Post Categories: Market Watch

Social Media Marketing: Harnessing the Power of the People


Though social networking is often seen as a somewhat frivolous, leisure-time activity, the reality is that the hundreds of millions of social media connections that occur on these sites every day represent significant potential opportunities for retailers and CPGs to make—or lose—customers. The meteoric rise of the integration of social media into our daily lives has not only changed the way we communicate and interact with each other, but also what, where, how and when we shop, as well as how we interact with brands and retailers. As Mark Zuckerberg, co-founder and CEO of Facebook, noted at a press conference announcing the launch of Facebook Social Ads, “When someone [becomes a fan of your brand on social media], that becomes a trusted referral…. [And] nothing influences people more than a recommendation from a trusted friend.” Getting into the social media scene is no longer a matter of being seen as “cutting edge” or “tech-savvy.” It’s increasingly becoming a vital component of protecting and growing the bottom line.

While social media grows in leaps and bounds every day, retailers and CPGs have been slow to fully embrace these technologies to drive their marketing goals. According to a survey by eMarketer, in 2012, only 12 percent of grocery retailers were using social media sites for marketing purposes. However, the tide is turning, with 65 percent of grocery retailers reporting they plan to grow their social media marketing presence over the next 5 years.

The challenge of building an effective social media presence begins with choosing from the myriad of networks available, including Facebook, Google+, Twitter, Pinterest, MyStorey, Yelp, Foursquare, LevelUp, Instagram, YouTube, LinkedIn and Blogster, just to name a few. Not all are created equal in their reach. For example, a 2012 survey by BlogHer, a leading blog publishing network, found that nearly 50 percent of female Pinterest users had gone on to make a purchase based on recommendations from other Pinterest users, as compared to only about 33 percent of women on Facebook or Twitter. In addition, each platform has its own nuances that affect how shoppers perceive and interact with retailers and brands. For example, a recent study by the Farsite Group, a data science research firm, suggested that fans of retailer corporate Facebook pages (such as “Grocery Mart USA”) are more likely to make online purchases, while fans of individual local store pages (such as “Grocery Mart Store #143”) are more likely to shop in the store.

“When someone [becomes a fan of your brand on social media], that becomes a trusted referral… [And] nothing influences people more than a recommendation from a trusted friend.” -Mark Zuckerberg, Facebook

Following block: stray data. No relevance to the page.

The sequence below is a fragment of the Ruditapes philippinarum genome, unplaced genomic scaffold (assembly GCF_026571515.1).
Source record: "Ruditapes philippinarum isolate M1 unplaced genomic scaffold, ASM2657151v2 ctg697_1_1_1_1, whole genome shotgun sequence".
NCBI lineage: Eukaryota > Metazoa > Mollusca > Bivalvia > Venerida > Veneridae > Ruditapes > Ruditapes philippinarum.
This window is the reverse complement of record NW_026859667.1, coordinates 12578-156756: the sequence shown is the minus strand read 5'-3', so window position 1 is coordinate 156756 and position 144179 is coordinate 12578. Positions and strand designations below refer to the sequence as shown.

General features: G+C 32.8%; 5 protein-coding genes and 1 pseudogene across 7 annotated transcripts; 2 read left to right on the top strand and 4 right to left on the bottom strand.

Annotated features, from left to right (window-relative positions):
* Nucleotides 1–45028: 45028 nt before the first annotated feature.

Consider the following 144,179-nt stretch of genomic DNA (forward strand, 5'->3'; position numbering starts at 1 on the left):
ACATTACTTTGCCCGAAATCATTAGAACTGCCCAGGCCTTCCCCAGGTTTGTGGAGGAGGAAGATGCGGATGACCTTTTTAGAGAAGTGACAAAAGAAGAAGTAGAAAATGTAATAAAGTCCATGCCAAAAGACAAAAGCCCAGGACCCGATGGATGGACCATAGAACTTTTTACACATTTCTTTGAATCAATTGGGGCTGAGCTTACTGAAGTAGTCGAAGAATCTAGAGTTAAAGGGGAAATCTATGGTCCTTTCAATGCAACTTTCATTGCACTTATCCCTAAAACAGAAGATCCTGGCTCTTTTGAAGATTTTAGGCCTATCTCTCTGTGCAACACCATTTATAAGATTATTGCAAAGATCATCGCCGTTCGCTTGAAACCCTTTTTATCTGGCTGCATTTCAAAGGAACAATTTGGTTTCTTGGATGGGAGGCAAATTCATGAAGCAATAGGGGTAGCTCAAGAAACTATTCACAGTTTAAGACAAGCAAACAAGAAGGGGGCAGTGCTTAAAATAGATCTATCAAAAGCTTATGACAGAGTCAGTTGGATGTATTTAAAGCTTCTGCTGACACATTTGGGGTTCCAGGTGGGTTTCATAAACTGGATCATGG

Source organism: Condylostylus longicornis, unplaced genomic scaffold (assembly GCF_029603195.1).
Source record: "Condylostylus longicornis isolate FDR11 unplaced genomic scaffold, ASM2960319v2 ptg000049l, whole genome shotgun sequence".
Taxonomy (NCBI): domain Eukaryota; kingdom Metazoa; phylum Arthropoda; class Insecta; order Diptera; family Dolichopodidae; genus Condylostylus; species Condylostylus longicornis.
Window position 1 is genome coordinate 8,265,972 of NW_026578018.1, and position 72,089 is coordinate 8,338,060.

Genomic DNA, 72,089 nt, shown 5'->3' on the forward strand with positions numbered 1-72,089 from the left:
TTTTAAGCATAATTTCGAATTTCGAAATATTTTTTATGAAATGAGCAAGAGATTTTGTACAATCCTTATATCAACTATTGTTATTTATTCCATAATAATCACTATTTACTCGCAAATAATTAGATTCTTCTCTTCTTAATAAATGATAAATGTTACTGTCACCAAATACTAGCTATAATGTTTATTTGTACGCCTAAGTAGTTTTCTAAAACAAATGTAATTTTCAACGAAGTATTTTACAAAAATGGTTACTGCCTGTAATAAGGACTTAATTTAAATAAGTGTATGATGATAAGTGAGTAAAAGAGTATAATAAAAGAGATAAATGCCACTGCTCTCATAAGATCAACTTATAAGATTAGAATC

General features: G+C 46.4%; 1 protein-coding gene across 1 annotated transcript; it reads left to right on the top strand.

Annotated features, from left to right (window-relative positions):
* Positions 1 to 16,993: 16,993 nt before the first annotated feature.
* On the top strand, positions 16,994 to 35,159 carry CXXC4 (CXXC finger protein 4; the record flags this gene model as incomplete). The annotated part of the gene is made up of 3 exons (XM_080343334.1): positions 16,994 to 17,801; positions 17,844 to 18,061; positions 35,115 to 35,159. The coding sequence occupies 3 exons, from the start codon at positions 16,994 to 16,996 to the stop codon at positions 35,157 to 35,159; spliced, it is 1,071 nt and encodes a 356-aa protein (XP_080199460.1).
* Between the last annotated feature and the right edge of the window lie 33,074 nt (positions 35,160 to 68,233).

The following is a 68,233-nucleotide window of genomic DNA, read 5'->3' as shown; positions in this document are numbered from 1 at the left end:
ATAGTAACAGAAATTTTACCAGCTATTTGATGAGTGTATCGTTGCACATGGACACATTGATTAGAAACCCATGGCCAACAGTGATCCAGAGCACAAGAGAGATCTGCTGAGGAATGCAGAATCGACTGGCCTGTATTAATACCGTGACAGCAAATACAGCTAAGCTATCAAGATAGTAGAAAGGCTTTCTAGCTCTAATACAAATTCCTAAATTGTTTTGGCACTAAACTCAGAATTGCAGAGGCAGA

Progressive retailers and CPGs are turning to Big Data to help them choose the best network(s) to grow their brands. With the right tools in place, organizations can analyze data from Facebook posts, tweets, blog posts and other social media exchanges to gather a variety of insights—for example, from which social media networks feature the most activity related to their brand or similar brands to which sites users in their targeted geographic or demographic audience spend most of their time on.

This type of data mining can also be used to monitor and respond to social media mentions in real-time, giving consumers the kind of personalized service and intimate connection they are increasingly coming to expect from companies. For example, Nestle has replaced many of its surveys, samplings, focus groups and other more “traditional” research tactics with a 24/7 social media monitoring center. Special software allows Nestle to cull through social media data around the world in real time to look for pre-defined consumer sentiments, and alert customer service staff members, when needed, so they can respond to customers immediately. Since implementing this robust new program in 2011, Nestle has jumped up seven spots to become one of the top ten most reputable companies in the world, according to a survey by the Reputation Institute.

Another tactic showing great promise in the world of social media marketing is the use of geolocation tracking to target consumers with highly relevant, real time offers. For example,  retailers can set up a system to be alerted if a person “checks-in” or tags a photo of him- or herself at a restaurant or even a competitor nearby, at which point they can offer up a coupon or other deal to entice the person to come to their store. Overlaying this with other posts, tweets and check-ins from the same person can help retailers further refine their offers. For example, a 23-year-old single man who regularly posts photos of his favorite pubs might receive a 25 percent off offer for a 6-pack of beer, whereas a mother who regularly tweets about her new baby girl might receive a coupon for diapers.

“Brokers, grocers and manufacturers who proactively engage and influence consumers online gain a tremendous competitive edge,” said Jesse Edelman, chief marketing officer for BeaconUnited, a national grocery broker, in a recent interview with Progressive Grocer. A well-planned and well-executed social media plan can allow retailers and CPGs to influence consumers at all touch points along the decision-making journey—from when they’re first considering brands, to when they’re actually making a purchase, to when they’re sharing their experience with others. But above all, what retailers and CPGs must understand is that this platform is not the same as the one-size-fits-all, set-it-and-forget-it print mediums of yore. Social networking is a fluid and dynamic medium. Retailers and CPGs that fully embrace social media and commit to investing the resources and talent necessary to harness its true potential stand to reap the greatest rewards.